As the crystal structure of the ferromagnetic layer (IRL) 141 is formed, the impurities in the ferromagnetic layer (IRL) 141 are diffused and removed. Not only the impurities, but also the ferromagnetic material in the ferromagnetic layer (IRL) 141 can be diffused. The ferromagnetic nitride layer (FNL1) 143 includes a covalent bond of nitrogen and a ferromagnetic material, for example, iron. Therefore, the ferromagnetic nitride layer (FNL1) 143 has satisfactory heat resistance. Even when the ferromagnetic nitride layer (FNL1) 143 is heated to a high temperature (300-400° C.), the ferromagnetic nitride inside the layer is prevented from diffusing externally, and ferromagnetic material existing outside is prevented from diffusing into the layer. Accordingly, as shown in FIG. 5, the ferromagnetic nitride layer (FNL1) 143 can prevent the ferromagnetic material in the ferromagnetic layer (IRL) 141 from diffusing into the ferromagnetic nitride layer (FNL1) 143 and to another layer beyond the layer 143. Similarly, the ferromagnetic nitride layer (FNL1) 143 can prevent the ferromagnetic material in the ferromagnetic layer (MRL) 145 from diffusing into the ferromagnetic nitride layer (FNL1) 143 and to another layer beyond the layer 143. Thus, mutual diffusion between the ferromagnetic material in the ferromagnetic layer (IRL) 141 and the ferromagnetic material in the ferromagnetic layer (MRL) 145 can be prevented. In addition, the diffusion of the materials in the ferromagnetic layer (RL) 140 as a whole can be suppressed by the presence of the ferromagnetic nitride layer (FNL1) 143 as compared to a case in which the layer 143 is not present.

FIG. 6 shows a state in which the annealing process is ended. Crystallization progresses in the ferromagnetic layer (IRL) 141, where most impurities have been removed. At this time, the ferromagnetic nitride layer (FNL1) 143 prevents the ferromagnetic material included in the ferromagnetic layer (IRL) 141 from diffusing outside. On the other hand, since the ferromagnetic nitride layer (FNL1) 143 prevents diffusion of the other materials, impurities for the ferromagnetic layer (IRL) 141, such as platinum and tantalum, are prevented from flowing into the ferromagnetic layer (IRL) 141. By these effects, high-quality crystallization of the ferromagnetic layer (IRL) 141 can be achieved. It is preferable that no impurities remain in the ferromagnetic layer (IRL), but a small amount of impurities may remain.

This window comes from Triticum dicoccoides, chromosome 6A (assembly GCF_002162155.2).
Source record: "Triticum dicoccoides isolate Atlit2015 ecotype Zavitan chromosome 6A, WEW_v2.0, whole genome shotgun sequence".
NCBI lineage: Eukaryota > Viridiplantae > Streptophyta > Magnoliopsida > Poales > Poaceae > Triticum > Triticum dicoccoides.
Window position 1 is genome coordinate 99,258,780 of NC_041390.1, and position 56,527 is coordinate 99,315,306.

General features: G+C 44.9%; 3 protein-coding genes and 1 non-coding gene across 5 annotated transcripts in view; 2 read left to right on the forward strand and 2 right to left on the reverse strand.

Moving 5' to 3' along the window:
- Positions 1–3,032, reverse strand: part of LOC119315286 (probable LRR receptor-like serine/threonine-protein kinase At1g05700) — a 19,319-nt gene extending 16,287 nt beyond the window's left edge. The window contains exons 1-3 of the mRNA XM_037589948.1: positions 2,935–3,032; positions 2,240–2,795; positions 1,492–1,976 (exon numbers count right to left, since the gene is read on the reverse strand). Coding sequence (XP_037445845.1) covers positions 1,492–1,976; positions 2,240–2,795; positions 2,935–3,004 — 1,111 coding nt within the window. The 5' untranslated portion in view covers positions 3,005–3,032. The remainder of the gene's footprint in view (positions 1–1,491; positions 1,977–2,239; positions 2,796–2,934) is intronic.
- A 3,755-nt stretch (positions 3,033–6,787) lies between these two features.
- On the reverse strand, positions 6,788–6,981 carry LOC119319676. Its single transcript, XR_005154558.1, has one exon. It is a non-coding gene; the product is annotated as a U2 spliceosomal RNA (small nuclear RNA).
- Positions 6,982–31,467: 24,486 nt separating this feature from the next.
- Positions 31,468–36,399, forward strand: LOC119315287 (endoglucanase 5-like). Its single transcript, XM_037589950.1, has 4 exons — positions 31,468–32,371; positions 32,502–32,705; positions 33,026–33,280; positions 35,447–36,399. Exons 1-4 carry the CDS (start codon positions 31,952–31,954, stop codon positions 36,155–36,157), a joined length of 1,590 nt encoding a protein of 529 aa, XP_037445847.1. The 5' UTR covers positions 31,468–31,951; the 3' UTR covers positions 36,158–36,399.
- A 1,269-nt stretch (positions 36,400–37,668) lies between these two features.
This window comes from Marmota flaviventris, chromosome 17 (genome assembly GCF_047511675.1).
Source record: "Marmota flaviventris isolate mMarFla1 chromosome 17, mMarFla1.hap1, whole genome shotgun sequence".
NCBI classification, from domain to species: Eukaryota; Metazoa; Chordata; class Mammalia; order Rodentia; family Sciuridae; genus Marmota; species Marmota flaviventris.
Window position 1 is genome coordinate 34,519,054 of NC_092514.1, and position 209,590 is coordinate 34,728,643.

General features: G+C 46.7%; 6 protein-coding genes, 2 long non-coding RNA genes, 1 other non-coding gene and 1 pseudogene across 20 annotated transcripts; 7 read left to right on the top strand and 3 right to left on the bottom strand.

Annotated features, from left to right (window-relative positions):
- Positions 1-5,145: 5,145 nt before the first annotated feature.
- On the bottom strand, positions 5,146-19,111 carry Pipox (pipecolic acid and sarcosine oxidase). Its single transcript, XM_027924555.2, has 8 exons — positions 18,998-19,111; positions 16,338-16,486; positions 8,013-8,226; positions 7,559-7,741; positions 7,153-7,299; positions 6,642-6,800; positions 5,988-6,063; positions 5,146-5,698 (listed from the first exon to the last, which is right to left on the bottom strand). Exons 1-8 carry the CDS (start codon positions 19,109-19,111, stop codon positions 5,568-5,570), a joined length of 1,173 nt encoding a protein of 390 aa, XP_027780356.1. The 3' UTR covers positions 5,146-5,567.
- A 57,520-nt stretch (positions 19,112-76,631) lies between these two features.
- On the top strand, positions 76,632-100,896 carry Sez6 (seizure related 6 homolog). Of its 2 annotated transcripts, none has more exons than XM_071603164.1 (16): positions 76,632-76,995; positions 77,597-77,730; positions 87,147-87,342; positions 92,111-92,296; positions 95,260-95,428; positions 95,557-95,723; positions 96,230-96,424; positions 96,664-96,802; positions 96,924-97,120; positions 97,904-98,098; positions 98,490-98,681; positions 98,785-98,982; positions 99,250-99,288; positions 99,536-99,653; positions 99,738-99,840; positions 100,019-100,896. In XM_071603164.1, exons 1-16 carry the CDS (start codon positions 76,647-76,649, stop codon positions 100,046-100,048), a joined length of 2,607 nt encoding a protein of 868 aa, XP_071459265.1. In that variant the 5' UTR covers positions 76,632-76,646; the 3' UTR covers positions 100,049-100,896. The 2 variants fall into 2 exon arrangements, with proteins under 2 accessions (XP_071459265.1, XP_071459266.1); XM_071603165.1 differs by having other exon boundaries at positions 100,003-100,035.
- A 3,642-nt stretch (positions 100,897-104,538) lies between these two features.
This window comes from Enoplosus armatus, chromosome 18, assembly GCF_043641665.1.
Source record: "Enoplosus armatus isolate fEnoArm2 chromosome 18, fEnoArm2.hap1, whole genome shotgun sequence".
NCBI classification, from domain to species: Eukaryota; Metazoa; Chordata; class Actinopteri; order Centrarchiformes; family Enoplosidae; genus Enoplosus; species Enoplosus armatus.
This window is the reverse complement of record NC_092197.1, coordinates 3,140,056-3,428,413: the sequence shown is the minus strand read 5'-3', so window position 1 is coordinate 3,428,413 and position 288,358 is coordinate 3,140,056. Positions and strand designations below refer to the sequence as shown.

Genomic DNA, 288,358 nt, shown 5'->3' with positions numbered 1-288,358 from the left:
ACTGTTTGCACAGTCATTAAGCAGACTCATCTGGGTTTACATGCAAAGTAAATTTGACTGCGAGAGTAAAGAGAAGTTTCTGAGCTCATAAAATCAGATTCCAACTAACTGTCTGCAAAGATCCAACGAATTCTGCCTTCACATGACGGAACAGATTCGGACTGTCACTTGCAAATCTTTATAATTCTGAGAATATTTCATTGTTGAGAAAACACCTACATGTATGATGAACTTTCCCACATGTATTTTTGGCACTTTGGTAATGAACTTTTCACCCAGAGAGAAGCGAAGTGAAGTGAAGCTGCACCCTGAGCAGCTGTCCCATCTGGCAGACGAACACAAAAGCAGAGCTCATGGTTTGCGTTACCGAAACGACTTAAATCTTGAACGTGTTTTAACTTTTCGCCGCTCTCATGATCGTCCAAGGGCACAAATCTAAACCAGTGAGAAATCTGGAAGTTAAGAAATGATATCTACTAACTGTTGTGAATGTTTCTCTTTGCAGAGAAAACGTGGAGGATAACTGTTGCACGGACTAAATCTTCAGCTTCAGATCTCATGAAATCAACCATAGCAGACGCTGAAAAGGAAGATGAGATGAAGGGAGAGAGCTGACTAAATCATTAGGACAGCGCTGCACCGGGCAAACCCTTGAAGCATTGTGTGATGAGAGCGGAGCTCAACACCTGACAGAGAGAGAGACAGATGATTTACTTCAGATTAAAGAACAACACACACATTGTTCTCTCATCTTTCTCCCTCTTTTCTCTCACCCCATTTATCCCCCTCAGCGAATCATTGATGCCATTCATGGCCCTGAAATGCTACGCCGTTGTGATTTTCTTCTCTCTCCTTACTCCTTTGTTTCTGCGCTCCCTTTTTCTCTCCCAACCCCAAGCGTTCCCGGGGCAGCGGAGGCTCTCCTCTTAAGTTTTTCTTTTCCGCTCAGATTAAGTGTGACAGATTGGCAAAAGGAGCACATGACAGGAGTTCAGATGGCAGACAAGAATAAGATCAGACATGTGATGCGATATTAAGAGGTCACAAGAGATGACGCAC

It is also preferable that no impurities mix into the ferromagnetic layer (MRL) 145 to obtain a synthetic antiferromagnetic (SAF) bond. Furthermore, it is desired to avoid diffusion of, for example, ruthenium in the non-magnetic layer (AFS) 150 by heat, resulting in assimilation of the non-magnetic layer (AFS) 150, which is thin, into the ferromagnetic layer (MRL) 145, so that the SAF bond may deteriorate. The ferromagnetic nitride layer (FNL1) 143 prevents diffusion of, for example, ruthenium in the non-magnetic layer (AFS) 150. Therefore, it is possible to suppress mixing of impurities into the ferromagnetic layer (MRL) 145 and degradation of the SAF bond due to assimilation of the non-magnetic layer (AFS) 150 into the ferromagnetic layer (MRL) 145. Since the diffusion of the materials is suppressed as described above, various properties, such as interface magnetic anisotropy, can improve.

Furthermore, the ferromagnetic layer (IRL) 141 and the ferromagnetic layer (MRL) 145 are layered with the ferromagnetic nitride layer (FNL1) 143 interposed therebetween. Therefore, the ferromagnetic layer (IRL) 141, the ferromagnetic nitride layer (FNL1) 143, and the ferromagnetic layer (MRL) 145 can be magnetically connected to one another in a magnetization process performed thereafter, and can behave as one ferromagnetic layer as a whole. In other words, the ferromagnetic layer (IRL) 141, the non-magnetic layer (FL1) 142, the ferromagnetic nitride layer (FNL1) 143, the non-magnetic layer (FL2) 144, and the ferromagnetic layer (MRL) 145 can behave as one ferromagnetic layer (reference layer RL) 140. As a result, it is possible to manufacture the reference layer RL having a structure larger in volume of magnetic material by the ferromagnetic nitride layer (FNL1) 143 and the ferromagnetic layer (MRL) 145 as compared to a case of a reference layer including only the ferromagnetic layer (IRL) 141.

The manufacturing of the reference layer RL is ended in the above-mentioned manner.

Also in the ferromagnetic layer (SCL) 160 (not shown), the ferromagnetic nitride layer (FNL2) 163 serves to prevent diffusion of materials from the ferromagnetic layer (SCL) 160 into the non-magnetic layer (CAP) 170 and from the non-magnetic layer (CAP) 170 into the ferromagnetic layer (SCL) 160 during the annealing process. The ferromagnetic nitride layer (FNL2) 163 suppresses diffusion of materials from the non-magnetic layer (AFS) 150 and the ferromagnetic layer (SCL) 160. As a result, various properties in the ferromagnetic layer (SCL) 160 etc., such as interface magnetic anisotropy, can also improve.

1.3. Advantageous Effects of Present Embodiment